Another reason is it’s really difficult to do the kinds of experiments we’d like.
When we start to talk about how long do you live on this diet, or whether you get a cancer or stroke, that is not so easy to study in humans. You need large numbers of people to eat what you tell them for a very long period of time. Typically, you want thousands of people over a period of years. You can immediately see that if you can get them to do it at all, could you even afford to do the study? Those kinds of studies are very rare.
You’ve written about how scientists themselves distort what is known, mainly by making the evidence they have seem stronger than it really is. For example, you counted up instances in which researchers wrote that skipping breakfast “caused” weight gain, when in fact their study merely showed that skipping breakfast is associated with weight gain.
What are the motives here?
There’s more than one. One is innocent. Some people just didn’t think it through. That’s not an excuse – it’s still sloppy bad science.
Others may be well-meaning but they think they generally already know what is good and bad. They want to do as much as possible to convince everyone that what they think is ‘good’ is actually good and what they think is ‘bad’ is bad.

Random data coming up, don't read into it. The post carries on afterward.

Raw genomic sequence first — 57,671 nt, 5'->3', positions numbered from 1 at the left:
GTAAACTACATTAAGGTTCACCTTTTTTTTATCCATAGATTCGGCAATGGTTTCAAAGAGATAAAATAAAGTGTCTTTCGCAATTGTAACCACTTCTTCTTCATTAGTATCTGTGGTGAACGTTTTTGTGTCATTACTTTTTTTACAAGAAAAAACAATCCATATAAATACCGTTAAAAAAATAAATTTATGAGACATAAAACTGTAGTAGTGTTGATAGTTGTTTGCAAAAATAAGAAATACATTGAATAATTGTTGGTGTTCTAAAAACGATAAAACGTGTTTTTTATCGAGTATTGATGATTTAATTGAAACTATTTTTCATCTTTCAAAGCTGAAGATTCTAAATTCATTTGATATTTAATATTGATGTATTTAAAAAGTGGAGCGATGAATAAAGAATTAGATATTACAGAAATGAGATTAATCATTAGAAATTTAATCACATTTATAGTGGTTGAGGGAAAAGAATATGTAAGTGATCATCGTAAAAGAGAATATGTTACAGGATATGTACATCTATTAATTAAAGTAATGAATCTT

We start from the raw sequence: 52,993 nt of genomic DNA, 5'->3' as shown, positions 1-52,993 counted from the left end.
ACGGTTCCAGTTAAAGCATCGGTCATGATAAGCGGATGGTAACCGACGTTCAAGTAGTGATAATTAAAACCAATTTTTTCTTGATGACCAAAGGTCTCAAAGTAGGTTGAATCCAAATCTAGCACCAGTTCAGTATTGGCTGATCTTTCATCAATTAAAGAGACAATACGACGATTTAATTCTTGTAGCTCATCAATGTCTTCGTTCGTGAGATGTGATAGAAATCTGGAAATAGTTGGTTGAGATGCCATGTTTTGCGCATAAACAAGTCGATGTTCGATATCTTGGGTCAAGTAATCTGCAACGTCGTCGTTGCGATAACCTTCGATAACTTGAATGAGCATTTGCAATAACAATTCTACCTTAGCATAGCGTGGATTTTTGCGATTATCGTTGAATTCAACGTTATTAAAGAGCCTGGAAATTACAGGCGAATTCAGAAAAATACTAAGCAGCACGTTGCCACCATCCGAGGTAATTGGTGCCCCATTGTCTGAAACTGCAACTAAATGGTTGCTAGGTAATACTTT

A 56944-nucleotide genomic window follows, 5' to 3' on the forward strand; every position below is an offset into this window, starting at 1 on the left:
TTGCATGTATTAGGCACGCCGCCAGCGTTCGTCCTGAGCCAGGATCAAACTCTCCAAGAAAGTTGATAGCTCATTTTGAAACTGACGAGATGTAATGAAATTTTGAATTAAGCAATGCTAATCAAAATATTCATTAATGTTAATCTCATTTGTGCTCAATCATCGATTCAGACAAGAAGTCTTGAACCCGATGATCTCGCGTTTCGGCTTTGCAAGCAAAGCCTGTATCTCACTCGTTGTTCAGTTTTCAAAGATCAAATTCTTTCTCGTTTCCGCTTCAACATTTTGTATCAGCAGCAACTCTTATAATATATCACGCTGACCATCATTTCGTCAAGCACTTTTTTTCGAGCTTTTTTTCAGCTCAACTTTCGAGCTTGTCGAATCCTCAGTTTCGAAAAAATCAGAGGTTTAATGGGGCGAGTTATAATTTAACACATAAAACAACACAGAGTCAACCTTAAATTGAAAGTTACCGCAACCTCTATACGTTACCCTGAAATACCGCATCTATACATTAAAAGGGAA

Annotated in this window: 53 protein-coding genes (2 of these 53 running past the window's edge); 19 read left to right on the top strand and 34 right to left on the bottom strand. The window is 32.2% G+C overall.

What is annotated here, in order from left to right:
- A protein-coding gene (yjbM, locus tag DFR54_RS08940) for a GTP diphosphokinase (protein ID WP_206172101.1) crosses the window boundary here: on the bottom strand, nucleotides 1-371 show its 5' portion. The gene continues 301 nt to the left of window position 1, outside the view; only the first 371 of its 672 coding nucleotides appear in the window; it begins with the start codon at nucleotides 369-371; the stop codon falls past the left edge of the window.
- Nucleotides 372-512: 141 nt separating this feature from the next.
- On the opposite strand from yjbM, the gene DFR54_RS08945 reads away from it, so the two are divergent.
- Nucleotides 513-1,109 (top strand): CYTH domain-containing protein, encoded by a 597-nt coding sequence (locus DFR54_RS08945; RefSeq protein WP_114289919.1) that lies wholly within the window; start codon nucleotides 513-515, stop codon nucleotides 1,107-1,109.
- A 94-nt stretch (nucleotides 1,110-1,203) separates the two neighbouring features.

A third factor is a kind of moral passion or indignation.
Given, all of these ways that the science can go wrong, what do we actually know about what’s good for us?
There are a few things we are certain about. We know that you can’t live without food, and that if you eat too much, you get fat. There are certain essential nutrients – vitamins and minerals – that you need to have. You should make sure there is no lead or mercury or other toxins in your food.
After that the knowledge base gets thinner and thinner.
Maybe you shouldn’t have a diet that is extremely high in saturated fat or trans fats or sugars. Do we know this beyond any reasonable doubt? No. But we know enough to say this could be considered a prudent diet.
But that’s the way we need to tell people. We need to say, ‘We think,’ not ‘We know.’ We need to be careful about is not pretending we know more than we really do.